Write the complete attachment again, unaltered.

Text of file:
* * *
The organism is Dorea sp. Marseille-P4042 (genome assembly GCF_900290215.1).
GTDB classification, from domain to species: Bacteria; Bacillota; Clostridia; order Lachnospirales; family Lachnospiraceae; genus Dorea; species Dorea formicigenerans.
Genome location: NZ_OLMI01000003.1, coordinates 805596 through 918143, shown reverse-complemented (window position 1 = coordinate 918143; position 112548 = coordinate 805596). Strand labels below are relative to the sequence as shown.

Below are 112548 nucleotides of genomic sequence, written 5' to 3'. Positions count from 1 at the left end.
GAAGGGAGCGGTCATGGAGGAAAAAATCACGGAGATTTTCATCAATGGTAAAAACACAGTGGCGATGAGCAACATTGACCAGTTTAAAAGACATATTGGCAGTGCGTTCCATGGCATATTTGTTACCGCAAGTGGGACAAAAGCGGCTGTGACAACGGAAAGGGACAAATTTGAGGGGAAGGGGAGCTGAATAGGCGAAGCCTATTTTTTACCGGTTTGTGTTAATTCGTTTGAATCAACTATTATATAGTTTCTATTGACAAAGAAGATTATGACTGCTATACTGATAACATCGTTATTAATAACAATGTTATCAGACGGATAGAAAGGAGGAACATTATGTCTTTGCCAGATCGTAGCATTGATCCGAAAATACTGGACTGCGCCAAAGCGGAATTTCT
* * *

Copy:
The organism is Dorea sp. Marseille-P4042 (genome assembly GCF_900290215.1).
GTDB classification, from domain to species: Bacteria; Bacillota; Clostridia; order Lachnospirales; family Lachnospiraceae; genus Dorea; species Dorea formicigenerans.
Genome location: NZ_OLMI01000003.1, coordinates 805596 through 918143, shown reverse-complemented (window position 1 = coordinate 918143; position 112548 = coordinate 805596). Strand labels below are relative to the sequence as shown.

Below are 112548 nucleotides of genomic sequence, written 5' to 3'. Positions count from 1 at the left end.
GAAGGGAGCGGTCATGGAGGAAAAAATCACGGAGATTTTCATCAATGGTAAAAACACAGTGGCGATGAGCAACATTGACCAGTTTAAAAGACATATTGGCAGTGCGTTCCATGGCATATTTGTTACCGCAAGTGGGACAAAAGCGGCTGTGACAACGGAAAGGGACAAATTTGAGGGGAAGGGGAGCTGAATAGGCGAAGCCTATTTTTTACCGGTTTGTGTTAATTCGTTTGAATCAACTATTATATAGTTTCTATTGACAAAGAAGATTATGACTGCTATACTGATAACATCGTTATTAATAACAATGTTATCAGACGGATAGAAAGGAGGAACATTATGTCTTTGCCAGATCGTAGCATTGATCCGAAAATACTGGACTGCGCCAAAGCGGAATTTCT